A small business can remain small by choice or circumstance. If your business aims to get a bigger audience, you need to aim for a bigger market. Of course, that’s after you’ve already satisfied your small community. It’s their trust that will propel you forward.
How do you get their approval, you ask? Here are some things to follow:
Third-stagemarketing.com notes that local SEO for a small business is not just optional. It’s necessary if you want to survive in this competitive market in Denver. Even if you think you have a small market, if they are online, that’s where you should be, too.
Case in point: Did you know there are 3.1 million Americans following a gluten-free diet? The number is not what you would expect from a diet that’s supposed to help manage celiac disease, but what’s even more surprising is that over 70% of them do not suffer from celiac disease at all. These people might be looking for your gluten-free pizza, but because you weren’t visible, they had to look somewhere else for alternatives.
Not being visible is just as bad as not being active. If customers don’t see you posting regular updates, they wouldn’t think your website or social media accounts are great sources of information. There should be someone manning these accounts to keep the contact information updated, and to post regular content that is relevant to your niche. That’s how you establish your role in the community.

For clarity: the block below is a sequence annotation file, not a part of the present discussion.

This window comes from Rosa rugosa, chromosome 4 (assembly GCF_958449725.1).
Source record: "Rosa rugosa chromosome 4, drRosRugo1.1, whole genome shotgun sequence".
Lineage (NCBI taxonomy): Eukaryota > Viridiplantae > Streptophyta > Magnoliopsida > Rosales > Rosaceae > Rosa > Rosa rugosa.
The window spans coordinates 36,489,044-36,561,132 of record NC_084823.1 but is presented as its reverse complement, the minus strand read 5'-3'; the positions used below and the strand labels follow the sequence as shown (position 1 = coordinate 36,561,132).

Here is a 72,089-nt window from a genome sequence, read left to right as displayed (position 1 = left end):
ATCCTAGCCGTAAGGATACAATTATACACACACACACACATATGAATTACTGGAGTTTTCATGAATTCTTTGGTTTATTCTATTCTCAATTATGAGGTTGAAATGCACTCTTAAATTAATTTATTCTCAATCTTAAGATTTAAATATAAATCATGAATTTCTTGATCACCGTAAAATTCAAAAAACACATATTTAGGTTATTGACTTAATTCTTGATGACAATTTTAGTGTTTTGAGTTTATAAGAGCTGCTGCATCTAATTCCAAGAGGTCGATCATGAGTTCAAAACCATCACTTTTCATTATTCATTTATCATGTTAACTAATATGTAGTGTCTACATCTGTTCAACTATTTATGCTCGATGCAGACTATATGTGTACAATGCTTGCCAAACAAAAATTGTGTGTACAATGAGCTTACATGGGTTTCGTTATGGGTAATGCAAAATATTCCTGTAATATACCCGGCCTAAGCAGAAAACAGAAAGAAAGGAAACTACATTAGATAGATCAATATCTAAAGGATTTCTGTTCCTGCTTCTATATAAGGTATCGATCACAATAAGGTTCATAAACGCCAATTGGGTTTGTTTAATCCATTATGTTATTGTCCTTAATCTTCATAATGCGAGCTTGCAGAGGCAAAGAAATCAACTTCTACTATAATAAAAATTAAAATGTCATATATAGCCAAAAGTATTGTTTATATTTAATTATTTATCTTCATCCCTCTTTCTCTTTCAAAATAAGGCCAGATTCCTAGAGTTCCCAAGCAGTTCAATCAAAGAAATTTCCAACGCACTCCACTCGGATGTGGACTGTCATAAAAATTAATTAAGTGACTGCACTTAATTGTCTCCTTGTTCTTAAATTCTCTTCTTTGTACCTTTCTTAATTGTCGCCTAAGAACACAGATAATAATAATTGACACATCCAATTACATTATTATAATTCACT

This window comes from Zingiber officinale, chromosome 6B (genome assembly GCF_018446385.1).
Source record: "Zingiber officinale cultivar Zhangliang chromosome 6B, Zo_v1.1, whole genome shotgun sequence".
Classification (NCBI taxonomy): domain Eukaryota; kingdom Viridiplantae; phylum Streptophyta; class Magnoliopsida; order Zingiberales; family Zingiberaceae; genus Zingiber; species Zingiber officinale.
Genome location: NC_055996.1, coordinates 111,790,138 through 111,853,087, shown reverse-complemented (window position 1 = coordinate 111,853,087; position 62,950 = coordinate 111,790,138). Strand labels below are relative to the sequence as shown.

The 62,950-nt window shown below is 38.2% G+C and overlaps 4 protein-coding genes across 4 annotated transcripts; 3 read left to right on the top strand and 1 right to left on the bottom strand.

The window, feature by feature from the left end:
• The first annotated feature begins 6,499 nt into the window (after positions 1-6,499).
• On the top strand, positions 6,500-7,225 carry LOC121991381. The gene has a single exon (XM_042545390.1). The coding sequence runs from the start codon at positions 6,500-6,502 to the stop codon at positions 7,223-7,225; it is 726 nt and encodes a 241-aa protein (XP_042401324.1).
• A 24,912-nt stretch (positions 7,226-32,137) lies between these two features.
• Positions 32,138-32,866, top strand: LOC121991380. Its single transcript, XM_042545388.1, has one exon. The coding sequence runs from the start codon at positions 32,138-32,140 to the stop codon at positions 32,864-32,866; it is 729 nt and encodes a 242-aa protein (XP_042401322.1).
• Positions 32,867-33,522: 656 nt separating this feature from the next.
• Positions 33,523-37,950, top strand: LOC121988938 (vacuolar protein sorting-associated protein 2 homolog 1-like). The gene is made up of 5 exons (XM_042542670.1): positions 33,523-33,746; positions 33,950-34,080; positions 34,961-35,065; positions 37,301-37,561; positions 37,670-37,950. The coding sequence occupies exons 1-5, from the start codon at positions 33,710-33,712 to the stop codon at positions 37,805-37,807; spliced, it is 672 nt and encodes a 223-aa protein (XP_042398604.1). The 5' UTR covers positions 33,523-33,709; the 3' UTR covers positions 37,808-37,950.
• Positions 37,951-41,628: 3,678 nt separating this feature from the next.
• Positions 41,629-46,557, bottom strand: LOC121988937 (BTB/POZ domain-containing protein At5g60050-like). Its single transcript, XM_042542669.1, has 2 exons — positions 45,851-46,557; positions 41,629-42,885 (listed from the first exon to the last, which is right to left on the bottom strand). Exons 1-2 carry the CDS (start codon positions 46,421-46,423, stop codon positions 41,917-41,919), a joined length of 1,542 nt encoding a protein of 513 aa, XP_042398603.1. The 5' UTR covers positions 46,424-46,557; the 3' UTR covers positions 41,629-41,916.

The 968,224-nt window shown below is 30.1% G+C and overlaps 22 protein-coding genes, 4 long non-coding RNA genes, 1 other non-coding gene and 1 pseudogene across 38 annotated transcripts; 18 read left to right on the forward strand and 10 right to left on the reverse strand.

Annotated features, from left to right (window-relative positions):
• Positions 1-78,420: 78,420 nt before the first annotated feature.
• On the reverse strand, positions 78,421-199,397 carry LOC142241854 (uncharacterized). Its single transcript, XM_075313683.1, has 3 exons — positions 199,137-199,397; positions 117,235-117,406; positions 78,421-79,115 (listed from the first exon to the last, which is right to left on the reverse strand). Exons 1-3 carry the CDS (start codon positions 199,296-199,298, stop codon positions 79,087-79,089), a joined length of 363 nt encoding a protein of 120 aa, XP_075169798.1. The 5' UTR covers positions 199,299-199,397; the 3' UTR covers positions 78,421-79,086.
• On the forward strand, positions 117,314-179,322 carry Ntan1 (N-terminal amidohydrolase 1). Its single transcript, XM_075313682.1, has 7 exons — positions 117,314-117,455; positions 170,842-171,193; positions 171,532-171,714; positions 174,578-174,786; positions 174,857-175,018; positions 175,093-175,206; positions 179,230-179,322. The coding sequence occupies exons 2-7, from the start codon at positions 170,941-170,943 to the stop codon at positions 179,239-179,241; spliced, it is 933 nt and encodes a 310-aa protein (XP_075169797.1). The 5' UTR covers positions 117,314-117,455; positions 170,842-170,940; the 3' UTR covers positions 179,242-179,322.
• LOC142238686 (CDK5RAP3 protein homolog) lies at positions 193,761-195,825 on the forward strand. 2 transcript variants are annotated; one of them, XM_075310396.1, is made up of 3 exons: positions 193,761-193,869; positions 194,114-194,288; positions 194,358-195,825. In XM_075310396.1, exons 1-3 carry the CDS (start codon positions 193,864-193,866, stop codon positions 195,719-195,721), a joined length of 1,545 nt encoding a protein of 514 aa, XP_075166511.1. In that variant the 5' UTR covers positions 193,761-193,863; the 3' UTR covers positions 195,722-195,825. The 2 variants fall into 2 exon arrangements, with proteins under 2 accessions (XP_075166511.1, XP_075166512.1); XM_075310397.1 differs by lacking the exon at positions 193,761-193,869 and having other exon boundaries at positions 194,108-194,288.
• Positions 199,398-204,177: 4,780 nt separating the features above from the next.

Now that you’ve got active accounts, the next thing you want to build is a connection with your customers. To do that, respond to their queries and requests. Address both positive and negative comments. Expressing your gratitude when someone writes a positive review is just as good as you expressing your apology when a negative review pops up. Reply promptly to relay the message that your customers are important to you.
As a small business, you think you’re at a disadvantage. But that’s only the case if you think small.